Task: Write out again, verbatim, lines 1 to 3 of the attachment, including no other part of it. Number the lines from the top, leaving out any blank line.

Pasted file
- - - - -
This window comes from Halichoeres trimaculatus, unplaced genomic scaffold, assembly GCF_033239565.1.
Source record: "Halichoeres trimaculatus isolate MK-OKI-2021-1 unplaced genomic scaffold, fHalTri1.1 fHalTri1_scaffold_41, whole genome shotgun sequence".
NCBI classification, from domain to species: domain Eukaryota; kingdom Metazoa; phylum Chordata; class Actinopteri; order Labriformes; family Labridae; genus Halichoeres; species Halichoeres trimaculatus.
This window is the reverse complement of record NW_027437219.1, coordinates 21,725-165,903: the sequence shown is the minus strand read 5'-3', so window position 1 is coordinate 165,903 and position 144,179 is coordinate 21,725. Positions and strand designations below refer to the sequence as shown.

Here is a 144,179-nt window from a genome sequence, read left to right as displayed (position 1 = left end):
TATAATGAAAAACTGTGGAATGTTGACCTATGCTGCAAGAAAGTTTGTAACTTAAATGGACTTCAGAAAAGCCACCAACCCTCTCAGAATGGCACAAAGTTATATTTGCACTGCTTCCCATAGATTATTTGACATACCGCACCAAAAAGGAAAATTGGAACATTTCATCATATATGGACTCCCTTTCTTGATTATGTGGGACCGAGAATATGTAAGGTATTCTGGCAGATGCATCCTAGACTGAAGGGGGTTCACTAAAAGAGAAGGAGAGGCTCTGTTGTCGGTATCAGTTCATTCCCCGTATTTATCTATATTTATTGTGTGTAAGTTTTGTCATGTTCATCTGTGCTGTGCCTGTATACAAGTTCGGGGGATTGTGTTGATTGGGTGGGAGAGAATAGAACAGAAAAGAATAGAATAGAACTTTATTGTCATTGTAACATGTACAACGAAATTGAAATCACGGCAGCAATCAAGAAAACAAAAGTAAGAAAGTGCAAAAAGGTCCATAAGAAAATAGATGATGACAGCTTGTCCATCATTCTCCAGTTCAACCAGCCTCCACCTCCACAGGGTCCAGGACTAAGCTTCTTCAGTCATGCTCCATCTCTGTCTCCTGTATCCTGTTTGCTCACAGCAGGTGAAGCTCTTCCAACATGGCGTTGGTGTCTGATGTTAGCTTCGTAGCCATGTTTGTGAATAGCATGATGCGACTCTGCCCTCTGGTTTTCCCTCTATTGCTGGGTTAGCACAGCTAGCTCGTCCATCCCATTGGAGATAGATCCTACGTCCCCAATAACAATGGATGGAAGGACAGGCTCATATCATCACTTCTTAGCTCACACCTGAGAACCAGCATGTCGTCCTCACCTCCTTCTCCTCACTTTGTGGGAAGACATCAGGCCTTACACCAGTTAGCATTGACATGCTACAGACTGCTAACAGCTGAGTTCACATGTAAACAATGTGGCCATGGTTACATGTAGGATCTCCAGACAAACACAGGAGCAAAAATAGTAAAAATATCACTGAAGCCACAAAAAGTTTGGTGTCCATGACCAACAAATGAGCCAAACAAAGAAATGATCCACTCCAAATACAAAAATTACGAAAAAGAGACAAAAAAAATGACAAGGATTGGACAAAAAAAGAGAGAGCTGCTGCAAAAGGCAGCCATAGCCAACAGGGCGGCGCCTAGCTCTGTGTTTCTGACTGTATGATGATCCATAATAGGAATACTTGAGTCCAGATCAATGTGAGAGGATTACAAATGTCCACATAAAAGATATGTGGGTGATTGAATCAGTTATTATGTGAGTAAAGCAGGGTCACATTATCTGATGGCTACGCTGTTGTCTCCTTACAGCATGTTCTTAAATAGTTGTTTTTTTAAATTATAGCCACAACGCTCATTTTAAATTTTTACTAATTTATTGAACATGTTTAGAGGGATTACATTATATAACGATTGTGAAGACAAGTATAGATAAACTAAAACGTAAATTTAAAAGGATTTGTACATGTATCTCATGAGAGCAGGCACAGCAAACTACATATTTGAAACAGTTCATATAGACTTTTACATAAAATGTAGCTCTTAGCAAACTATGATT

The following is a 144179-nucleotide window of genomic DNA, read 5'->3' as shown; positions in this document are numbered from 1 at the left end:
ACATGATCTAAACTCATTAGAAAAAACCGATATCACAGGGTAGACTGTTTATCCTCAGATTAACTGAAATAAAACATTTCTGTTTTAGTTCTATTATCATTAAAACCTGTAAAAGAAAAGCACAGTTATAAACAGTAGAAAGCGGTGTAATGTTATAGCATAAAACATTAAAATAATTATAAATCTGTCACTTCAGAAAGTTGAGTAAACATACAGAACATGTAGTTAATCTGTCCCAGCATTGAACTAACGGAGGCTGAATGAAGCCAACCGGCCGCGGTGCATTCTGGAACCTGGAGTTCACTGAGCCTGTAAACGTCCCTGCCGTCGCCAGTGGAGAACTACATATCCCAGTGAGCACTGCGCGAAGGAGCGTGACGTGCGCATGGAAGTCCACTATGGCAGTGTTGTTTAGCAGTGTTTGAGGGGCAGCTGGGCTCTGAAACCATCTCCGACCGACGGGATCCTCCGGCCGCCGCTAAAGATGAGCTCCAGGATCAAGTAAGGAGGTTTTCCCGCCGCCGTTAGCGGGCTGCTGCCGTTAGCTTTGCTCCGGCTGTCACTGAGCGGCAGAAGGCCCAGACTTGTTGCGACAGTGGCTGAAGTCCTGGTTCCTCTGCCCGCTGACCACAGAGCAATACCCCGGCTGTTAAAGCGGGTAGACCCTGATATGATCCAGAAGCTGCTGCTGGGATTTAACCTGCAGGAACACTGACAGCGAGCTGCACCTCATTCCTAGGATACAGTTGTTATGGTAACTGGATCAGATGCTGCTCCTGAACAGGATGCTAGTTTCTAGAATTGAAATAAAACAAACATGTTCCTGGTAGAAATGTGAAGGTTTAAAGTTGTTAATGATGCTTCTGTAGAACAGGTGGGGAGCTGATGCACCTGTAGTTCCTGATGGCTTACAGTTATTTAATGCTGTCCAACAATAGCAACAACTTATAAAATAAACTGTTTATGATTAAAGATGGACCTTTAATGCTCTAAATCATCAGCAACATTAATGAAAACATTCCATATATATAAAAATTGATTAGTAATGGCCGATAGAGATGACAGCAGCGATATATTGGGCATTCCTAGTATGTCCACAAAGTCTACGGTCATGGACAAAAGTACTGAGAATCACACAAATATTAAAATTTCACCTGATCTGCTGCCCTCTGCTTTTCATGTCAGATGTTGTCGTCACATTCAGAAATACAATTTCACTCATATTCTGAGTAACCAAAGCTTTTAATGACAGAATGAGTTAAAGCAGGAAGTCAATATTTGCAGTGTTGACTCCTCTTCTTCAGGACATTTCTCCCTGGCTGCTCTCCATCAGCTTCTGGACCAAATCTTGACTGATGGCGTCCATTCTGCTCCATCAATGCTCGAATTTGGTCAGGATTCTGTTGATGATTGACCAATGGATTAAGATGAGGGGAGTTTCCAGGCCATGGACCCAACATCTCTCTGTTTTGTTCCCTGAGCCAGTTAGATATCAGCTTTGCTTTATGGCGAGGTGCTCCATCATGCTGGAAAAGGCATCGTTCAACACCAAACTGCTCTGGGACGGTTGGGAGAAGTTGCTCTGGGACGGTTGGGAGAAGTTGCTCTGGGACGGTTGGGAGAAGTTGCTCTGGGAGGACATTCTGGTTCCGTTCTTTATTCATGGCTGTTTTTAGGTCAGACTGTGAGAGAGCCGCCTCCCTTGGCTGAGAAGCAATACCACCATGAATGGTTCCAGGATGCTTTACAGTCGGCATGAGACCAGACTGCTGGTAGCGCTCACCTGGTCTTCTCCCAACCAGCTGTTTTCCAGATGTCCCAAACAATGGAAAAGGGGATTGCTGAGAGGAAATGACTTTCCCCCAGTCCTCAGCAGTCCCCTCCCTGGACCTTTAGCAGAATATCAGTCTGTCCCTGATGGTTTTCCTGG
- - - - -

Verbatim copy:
This window comes from Halichoeres trimaculatus, unplaced genomic scaffold, assembly GCF_033239565.1.
Source record: "Halichoeres trimaculatus isolate MK-OKI-2021-1 unplaced genomic scaffold, fHalTri1.1 fHalTri1_scaffold_41, whole genome shotgun sequence".
NCBI classification, from domain to species: domain Eukaryota; kingdom Metazoa; phylum Chordata; class Actinopteri; order Labriformes; family Labridae; genus Halichoeres; species Halichoeres trimaculatus.